A Methodist trial resembles a secular trial in many ways, with counsel representing each side, a judge and jury, opening statements and closing arguments, and testimony and evidence.

The 13-member jury, called a "trial court," will be selected from a pool of 35. It takes at least nine votes to convict. If Schaefer is convicted, the trial moves to a penalty phase, with the same jury settling on a punishment. At least seven members of the jury must agree on the penalty.

Schaefer can appeal a conviction, but neither the church nor the person who brought the charge may appeal an acquittal.

Copyright 2013 The Associated Press. All rights reserved. This material may not be published, broadcast, rewritten or redistributed.

Print this article

Comments

Hmm... It looks like you’re not a WCPO Insider. or Subscribe now to contribute!

More National News
GM faces another safety investigation
GM faces another safety investigation

General Motors is dealing with another government safety investigation. This time the car targeted is the 2014 Impala.

Internet TV case: Justices skeptical, concerned
Internet TV case: Justices skeptical, concerned

Grappling with fast-changing technology, Supreme Court justices debated Tuesday whether they can protect the copyrights of TV broadcasters to…

Airport security vulnerabilities not uncommon
Airport security vulnerabilities not uncommon

For all the tens of billions of dollars that the nation has spent on screening passengers and their bags, few airports made a comparable…

Supreme Court upholds ban on affirmative action
Supreme Court upholds ban on affirmative action

The Supreme Court on Tuesday upheld Michigan's ban on using race as a factor in college admissions.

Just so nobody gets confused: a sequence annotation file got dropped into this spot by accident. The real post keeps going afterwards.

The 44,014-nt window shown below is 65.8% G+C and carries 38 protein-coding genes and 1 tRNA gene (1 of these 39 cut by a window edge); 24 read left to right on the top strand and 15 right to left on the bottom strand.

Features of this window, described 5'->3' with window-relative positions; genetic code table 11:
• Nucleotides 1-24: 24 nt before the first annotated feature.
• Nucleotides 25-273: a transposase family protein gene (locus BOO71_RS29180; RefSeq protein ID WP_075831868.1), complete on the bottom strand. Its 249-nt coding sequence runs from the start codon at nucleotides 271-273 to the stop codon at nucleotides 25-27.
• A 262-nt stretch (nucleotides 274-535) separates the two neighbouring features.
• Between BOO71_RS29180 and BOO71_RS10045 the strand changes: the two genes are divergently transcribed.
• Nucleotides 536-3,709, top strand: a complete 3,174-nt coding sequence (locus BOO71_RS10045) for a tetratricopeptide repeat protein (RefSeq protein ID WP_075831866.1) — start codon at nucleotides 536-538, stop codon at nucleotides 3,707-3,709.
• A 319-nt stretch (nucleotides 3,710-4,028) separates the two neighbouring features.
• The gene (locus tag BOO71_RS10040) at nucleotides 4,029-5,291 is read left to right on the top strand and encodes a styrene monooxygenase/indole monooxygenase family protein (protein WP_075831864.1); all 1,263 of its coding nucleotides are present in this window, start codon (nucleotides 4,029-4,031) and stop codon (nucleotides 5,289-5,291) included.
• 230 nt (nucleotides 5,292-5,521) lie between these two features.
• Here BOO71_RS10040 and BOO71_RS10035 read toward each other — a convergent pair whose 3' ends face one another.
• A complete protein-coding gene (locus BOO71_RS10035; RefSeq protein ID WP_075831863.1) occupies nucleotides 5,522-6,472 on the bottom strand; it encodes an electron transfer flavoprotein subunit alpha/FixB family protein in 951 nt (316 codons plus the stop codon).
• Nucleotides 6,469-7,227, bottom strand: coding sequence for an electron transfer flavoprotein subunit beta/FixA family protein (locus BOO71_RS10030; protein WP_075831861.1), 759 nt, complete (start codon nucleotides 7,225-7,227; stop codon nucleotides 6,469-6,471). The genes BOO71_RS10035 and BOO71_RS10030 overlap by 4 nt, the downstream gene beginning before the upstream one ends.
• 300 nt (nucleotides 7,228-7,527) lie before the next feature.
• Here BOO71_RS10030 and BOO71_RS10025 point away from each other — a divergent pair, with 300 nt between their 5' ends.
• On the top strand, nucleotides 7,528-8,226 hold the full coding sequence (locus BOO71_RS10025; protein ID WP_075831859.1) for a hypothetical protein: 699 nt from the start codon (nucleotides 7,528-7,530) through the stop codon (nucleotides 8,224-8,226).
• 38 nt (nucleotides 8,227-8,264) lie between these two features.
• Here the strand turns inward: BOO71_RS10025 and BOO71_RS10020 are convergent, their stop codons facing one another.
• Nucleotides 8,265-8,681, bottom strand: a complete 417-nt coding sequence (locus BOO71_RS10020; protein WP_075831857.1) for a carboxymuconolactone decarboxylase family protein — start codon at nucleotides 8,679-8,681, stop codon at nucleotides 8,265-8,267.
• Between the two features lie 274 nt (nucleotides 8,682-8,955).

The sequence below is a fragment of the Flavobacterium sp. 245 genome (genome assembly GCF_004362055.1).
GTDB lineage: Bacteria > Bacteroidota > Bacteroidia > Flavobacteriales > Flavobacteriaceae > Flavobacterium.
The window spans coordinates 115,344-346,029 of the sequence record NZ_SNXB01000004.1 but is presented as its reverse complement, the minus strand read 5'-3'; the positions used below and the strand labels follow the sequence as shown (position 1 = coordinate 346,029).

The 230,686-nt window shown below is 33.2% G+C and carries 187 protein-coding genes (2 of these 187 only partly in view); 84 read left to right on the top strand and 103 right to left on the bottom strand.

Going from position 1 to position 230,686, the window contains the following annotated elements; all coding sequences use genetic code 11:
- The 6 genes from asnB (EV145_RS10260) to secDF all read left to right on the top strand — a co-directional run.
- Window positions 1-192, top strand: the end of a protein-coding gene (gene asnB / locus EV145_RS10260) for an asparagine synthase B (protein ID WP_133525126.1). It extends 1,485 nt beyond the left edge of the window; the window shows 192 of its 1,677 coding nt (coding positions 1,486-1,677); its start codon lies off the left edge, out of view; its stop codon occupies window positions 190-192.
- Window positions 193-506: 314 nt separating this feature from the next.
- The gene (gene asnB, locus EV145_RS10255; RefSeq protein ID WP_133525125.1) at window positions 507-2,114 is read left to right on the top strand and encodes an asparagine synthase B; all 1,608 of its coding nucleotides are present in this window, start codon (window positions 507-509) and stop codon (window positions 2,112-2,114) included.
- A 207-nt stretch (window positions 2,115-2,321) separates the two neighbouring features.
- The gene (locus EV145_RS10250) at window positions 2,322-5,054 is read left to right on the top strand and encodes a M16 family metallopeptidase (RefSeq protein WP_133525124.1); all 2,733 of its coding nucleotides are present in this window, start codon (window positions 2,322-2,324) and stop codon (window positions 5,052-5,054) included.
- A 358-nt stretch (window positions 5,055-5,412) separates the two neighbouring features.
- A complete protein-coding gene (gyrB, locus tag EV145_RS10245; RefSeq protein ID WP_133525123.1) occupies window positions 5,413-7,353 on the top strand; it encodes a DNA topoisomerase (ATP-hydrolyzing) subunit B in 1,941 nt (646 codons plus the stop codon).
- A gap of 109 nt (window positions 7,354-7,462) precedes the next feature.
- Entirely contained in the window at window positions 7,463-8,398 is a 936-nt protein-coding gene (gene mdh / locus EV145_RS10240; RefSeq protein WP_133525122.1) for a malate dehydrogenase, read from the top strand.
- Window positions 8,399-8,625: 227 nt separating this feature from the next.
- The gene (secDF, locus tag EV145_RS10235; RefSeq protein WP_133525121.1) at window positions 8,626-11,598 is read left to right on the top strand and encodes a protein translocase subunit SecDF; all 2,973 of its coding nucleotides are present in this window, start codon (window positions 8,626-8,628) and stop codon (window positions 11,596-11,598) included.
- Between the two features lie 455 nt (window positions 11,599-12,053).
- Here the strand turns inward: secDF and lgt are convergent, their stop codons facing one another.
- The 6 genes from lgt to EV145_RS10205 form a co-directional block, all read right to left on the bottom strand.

Infant found in Detroit home with dead mother
Infant found in Detroit home with dead mother

An infant is fighting for her life after she was left alone with her mother’s dead body for several days.

Netflix poised to raise prices after strong 1Q
Netflix poised to raise prices after strong 1Q

Netflix is preparing a sequel unlikely to be a hit with its subscribers. The Internet video service is about to raise its prices for the…

Grieving borrowers told to repay student loan
Grieving borrowers told to repay student loan

Some student loan borrowers who had a parent or grandparent co-sign the note are finding that they must immediately pay the loan in full if…

Earth Day: 6 ways to be greener right now
Earth Day: 6 ways to be greener right now

In honor of Earth Day, the Environmental Protection Agency has compiled a list of ways to start saving energy not just on April 22, but every day.

American wins Boston Marathon
American wins Boston Marathon

Meb Keflezighi wore the names of the four victims who died in 2013 on his running bib as he became the first American winner since 1985.

US marshal shoots defendant in federal court
US marshal shoots defendant in federal court

A U.S. marshal shot and critically wounded a defendant on Monday in a federal courthouse after the man rushed the witness stand with a pen at…